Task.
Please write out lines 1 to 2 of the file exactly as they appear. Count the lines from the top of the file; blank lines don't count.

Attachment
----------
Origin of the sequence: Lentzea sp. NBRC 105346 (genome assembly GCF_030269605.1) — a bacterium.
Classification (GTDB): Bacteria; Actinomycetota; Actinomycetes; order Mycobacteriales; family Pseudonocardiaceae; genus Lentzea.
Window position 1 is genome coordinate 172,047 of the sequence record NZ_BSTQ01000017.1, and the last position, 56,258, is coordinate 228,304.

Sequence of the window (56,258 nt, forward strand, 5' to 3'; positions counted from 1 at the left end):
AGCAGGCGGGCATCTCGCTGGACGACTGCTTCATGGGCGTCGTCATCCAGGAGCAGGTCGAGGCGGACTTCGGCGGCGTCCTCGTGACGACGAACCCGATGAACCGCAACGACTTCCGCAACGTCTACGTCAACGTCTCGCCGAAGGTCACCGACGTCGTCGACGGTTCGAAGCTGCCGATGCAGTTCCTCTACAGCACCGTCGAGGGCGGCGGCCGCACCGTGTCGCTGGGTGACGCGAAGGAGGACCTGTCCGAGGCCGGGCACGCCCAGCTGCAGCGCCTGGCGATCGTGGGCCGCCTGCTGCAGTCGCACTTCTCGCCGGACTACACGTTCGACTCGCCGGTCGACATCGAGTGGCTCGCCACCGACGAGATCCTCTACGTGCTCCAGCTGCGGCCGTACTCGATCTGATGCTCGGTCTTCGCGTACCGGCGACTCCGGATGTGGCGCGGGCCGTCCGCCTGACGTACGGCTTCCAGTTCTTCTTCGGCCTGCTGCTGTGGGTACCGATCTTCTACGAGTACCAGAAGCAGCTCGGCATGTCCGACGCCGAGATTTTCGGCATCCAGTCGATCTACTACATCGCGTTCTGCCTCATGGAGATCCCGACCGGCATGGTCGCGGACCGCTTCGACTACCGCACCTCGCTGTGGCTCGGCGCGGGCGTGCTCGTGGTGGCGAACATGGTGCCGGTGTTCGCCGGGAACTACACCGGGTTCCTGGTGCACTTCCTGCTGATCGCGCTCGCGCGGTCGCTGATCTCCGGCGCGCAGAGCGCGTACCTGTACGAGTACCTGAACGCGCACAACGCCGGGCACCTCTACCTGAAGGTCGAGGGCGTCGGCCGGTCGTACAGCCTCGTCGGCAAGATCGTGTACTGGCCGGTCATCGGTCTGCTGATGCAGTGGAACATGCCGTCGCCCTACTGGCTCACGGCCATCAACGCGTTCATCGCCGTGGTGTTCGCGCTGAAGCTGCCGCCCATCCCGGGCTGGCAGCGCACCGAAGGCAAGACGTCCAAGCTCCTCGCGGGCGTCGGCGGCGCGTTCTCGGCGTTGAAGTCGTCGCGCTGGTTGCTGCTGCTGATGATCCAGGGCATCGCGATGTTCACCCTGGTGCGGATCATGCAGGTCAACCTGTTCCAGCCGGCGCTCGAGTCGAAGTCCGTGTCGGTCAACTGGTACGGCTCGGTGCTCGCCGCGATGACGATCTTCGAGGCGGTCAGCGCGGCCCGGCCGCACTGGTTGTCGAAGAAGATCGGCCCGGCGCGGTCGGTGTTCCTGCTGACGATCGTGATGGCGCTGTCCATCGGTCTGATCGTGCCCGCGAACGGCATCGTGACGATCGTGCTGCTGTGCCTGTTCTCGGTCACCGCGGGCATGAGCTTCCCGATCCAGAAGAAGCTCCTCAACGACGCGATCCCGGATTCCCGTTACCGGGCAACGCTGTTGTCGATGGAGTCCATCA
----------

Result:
Origin of the sequence: Lentzea sp. NBRC 105346 (genome assembly GCF_030269605.1) — a bacterium.
Classification (GTDB): Bacteria; Actinomycetota; Actinomycetes; order Mycobacteriales; family Pseudonocardiaceae; genus Lentzea.